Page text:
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Biographical entry Metcalfe, Richard Hood (1899 - 1972)

MRCS 1926; FRCS 1930; MB BCh Cambridge 1926; MA MD MCh Cambridge 1929; LRCP 1926.

16 September 1899
2 August 1972
Orthopaedic surgeon


Richard Hood Metcalfe was born at York on 16 September 1899, his father and mother both being doctors. He first went to school at St Olave's and later to St Peter's School, York, and in 1918 passed into Woolwich where he studied for a year, but in 1919 returned to York to complete his preparation for entry to Trinity College Cambridge for preclinical studies. His clinical education was at St Thomas's Hospital where he qualified with the Conjoint Diploma in 1926, and the same year he graduated with the MB BCh degree of Cambridge University. He held the posts of casualty officer and house surgeon at St Thomas's, and was greatly influenced by Rowley Bristow, which circumstance led to his ultimate choice of orthopaedic surgery as his specialty.

Metcalfe later became casualty surgeon to the General Hospital Birmingham, and when the second world war broke out he joined the RAMC, serving part of the time in York and part at Millbank, ultimately being promoted to the rank of Brigadier, as consultant orthopaedic surgeon to the Army.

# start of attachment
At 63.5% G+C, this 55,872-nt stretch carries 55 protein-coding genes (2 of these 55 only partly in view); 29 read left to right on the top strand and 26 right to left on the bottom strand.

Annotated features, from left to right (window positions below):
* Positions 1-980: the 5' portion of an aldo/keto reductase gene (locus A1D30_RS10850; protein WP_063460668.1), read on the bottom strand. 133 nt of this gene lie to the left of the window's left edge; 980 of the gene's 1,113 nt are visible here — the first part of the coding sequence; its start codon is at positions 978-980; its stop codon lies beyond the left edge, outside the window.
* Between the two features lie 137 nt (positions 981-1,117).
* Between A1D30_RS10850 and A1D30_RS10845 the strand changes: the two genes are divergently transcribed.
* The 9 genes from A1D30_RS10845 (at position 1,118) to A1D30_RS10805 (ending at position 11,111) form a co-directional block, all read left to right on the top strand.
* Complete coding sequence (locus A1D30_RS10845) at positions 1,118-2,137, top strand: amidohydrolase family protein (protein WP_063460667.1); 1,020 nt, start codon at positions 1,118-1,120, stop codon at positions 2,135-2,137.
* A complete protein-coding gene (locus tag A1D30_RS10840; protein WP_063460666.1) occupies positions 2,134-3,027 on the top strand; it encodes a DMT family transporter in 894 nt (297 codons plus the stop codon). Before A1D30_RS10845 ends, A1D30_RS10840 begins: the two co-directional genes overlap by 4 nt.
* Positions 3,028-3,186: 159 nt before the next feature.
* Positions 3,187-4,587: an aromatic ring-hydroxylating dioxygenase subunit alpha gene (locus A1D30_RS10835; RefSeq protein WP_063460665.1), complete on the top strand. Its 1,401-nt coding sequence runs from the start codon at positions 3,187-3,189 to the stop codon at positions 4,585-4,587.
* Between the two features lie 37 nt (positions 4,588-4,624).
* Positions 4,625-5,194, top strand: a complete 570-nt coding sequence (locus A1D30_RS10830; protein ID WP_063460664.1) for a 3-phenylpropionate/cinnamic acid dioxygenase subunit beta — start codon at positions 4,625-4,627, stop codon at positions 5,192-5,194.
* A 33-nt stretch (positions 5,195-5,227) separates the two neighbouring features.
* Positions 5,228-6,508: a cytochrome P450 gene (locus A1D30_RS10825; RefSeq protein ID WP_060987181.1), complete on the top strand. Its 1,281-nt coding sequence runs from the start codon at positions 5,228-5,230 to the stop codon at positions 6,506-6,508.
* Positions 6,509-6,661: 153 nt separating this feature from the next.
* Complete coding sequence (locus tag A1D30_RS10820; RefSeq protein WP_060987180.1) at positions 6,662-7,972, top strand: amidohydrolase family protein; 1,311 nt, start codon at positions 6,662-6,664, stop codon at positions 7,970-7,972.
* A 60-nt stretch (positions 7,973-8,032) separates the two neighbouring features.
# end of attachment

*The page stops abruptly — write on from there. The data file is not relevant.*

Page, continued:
After his army service Metcalfe settled in London and was appointed orthopaedic surgeon to St James's Hospital, Balham, and also consultant orthopaedic surgeon to Queen Mary's Hospital for Children, Carshalton, and the work for the children there became the most absorbing interest in his life. He was also keenly interested in the Boys' Brigade. He contributed some papers on orthopaedic subjects, and during a long and trying illness after his retirement he was writing a book which included references to his experiences in Russia, but he died on 2 August 1972 before it was completed. His wife and son survived him.

Sources used to compile this entry: [Daily Telegraph 3 August 1972 without memoir].

The Royal College of Surgeons of England